Exhausted yet? As the year draws to a close and thoughts turn to holiday plans, there’s one place where business is still very much unfinished: Washington, DC. The past week has been one of the most uproarious of the 10-month-old Trump presidency. On the first day of December, major issues like the future of the US tax system, Russian meddling in the 2016 US election, and North Korea’s nuclear threat were still hanging in the balance.
It’s hard to keep it all straight, much less figure out what’s worthy of serious attention. Should you focus on Congress’s tax reform vote? What about Donald Trump’s Twitter harassment of Muslims around the world, and provocation of heads of state from Teresa May to Kim Jong-un? Or Congressional indiscretions, and when #MeToo will start laying low the rest of government? What about former national security advisor Michael Flynn confessing about lying to the FBI?
That’s not counting the rumors: Who the next target is in Robert Mueller’s probe. That US secretary of state Rex Tillerson will soon be replaced. That the US might recognize Jerusalem as Israel’s capital next week. That North Korea has robust nuclear capabilities.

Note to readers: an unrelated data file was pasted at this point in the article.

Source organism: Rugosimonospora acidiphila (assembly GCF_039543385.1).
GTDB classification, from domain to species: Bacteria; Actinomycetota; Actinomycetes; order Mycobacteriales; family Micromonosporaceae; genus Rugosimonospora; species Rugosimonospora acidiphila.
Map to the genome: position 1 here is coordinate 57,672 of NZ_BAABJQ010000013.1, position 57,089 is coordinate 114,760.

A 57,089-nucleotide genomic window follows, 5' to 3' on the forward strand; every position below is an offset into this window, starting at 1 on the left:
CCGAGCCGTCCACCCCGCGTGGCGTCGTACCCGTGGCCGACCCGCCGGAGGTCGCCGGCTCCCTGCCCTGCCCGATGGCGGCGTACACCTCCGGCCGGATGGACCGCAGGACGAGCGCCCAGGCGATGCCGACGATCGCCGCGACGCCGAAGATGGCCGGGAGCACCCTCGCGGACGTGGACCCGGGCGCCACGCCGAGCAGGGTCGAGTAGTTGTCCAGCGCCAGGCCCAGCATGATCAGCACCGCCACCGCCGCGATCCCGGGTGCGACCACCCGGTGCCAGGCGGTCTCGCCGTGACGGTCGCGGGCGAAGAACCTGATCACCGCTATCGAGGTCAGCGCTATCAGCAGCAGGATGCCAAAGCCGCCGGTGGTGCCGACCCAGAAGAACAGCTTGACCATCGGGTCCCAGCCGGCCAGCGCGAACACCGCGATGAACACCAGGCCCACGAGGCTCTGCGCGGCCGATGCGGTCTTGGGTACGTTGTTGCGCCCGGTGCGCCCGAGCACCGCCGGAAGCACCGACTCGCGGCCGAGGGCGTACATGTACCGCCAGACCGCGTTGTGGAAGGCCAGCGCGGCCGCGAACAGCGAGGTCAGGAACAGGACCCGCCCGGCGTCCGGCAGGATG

Such a flood of news comes with a uniquely modern affliction: paralyzing information overload. Take a deep breath and a closer look, though. While it may seem chaos has been unleashed at the heart of the world’s most powerful government, many of the revelations are coming from campaigns of rectification: special counselor Mueller’s investigation to figure out what happened in 2016; the #MeToo movement to expose and bring justice to an epidemic of sexual harassment.
Trump’s first Christmas as president (which will almost certainly be spent at Mar-a-Lago and not the White House) will not be a peaceful one. But many people are trying hard to fix wrongs of the past, even in Washington, DC. So, this too shall pass.
This was published in the weekend edition of the Quartz Daily Brief, our news summary that’s tailored for morning delivery in Asia, Europe and Africa, or the Americas. Sign up for it here.